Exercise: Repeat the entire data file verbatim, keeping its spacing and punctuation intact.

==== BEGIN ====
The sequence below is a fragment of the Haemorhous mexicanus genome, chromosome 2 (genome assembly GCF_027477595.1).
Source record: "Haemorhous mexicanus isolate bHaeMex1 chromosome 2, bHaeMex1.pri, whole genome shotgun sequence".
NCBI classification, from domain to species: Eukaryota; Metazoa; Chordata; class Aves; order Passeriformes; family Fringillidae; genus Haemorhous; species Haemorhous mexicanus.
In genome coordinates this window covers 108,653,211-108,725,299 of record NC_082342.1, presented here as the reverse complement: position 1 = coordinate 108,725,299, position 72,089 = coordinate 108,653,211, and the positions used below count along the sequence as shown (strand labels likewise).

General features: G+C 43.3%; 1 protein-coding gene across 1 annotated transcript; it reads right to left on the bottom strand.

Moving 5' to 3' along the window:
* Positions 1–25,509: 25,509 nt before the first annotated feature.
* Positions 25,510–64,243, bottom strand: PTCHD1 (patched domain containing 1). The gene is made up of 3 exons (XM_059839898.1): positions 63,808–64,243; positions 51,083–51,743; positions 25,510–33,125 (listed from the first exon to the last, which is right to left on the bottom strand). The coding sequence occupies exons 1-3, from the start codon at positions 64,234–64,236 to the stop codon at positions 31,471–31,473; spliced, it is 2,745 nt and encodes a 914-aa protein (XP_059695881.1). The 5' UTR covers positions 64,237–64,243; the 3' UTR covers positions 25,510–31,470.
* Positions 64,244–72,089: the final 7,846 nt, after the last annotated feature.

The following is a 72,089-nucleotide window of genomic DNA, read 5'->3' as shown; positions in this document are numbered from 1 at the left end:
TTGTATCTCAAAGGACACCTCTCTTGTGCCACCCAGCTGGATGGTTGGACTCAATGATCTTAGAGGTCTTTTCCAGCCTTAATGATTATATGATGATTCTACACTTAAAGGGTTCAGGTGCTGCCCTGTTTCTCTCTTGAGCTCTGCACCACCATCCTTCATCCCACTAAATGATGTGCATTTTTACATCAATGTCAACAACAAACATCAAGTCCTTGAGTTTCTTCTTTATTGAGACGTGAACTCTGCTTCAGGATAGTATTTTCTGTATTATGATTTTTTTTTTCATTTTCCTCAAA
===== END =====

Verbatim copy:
The sequence below is a fragment of the Haemorhous mexicanus genome, chromosome 2 (genome assembly GCF_027477595.1).
Source record: "Haemorhous mexicanus isolate bHaeMex1 chromosome 2, bHaeMex1.pri, whole genome shotgun sequence".
NCBI classification, from domain to species: Eukaryota; Metazoa; Chordata; class Aves; order Passeriformes; family Fringillidae; genus Haemorhous; species Haemorhous mexicanus.
In genome coordinates this window covers 108,653,211-108,725,299 of record NC_082342.1, presented here as the reverse complement: position 1 = coordinate 108,725,299, position 72,089 = coordinate 108,653,211, and the positions used below count along the sequence as shown (strand labels likewise).

General features: G+C 43.3%; 1 protein-coding gene across 1 annotated transcript; it reads right to left on the bottom strand.

Moving 5' to 3' along the window:
* Positions 1–25,509: 25,509 nt before the first annotated feature.
* Positions 25,510–64,243, bottom strand: PTCHD1 (patched domain containing 1). The gene is made up of 3 exons (XM_059839898.1): positions 63,808–64,243; positions 51,083–51,743; positions 25,510–33,125 (listed from the first exon to the last, which is right to left on the bottom strand). The coding sequence occupies exons 1-3, from the start codon at positions 64,234–64,236 to the stop codon at positions 31,471–31,473; spliced, it is 2,745 nt and encodes a 914-aa protein (XP_059695881.1). The 5' UTR covers positions 64,237–64,243; the 3' UTR covers positions 25,510–31,470.
* Positions 64,244–72,089: the final 7,846 nt, after the last annotated feature.

The following is a 72,089-nucleotide window of genomic DNA, read 5'->3' as shown; positions in this document are numbered from 1 at the left end:
TTGTATCTCAAAGGACACCTCTCTTGTGCCACCCAGCTGGATGGTTGGACTCAATGATCTTAGAGGTCTTTTCCAGCCTTAATGATTATATGATGATTCTACACTTAAAGGGTTCAGGTGCTGCCCTGTTTCTCTCTTGAGCTCTGCACCACCATCCTTCATCCCACTAAATGATGTGCATTTTTACATCAATGTCAACAACAAACATCAAGTCCTTGAGTTTCTTCTTTATTGAGACGTGAACTCTGCTTCAGGATAGTATTTTCTGTATTATGATTTTTTTTTTCATTTTCCTCAAA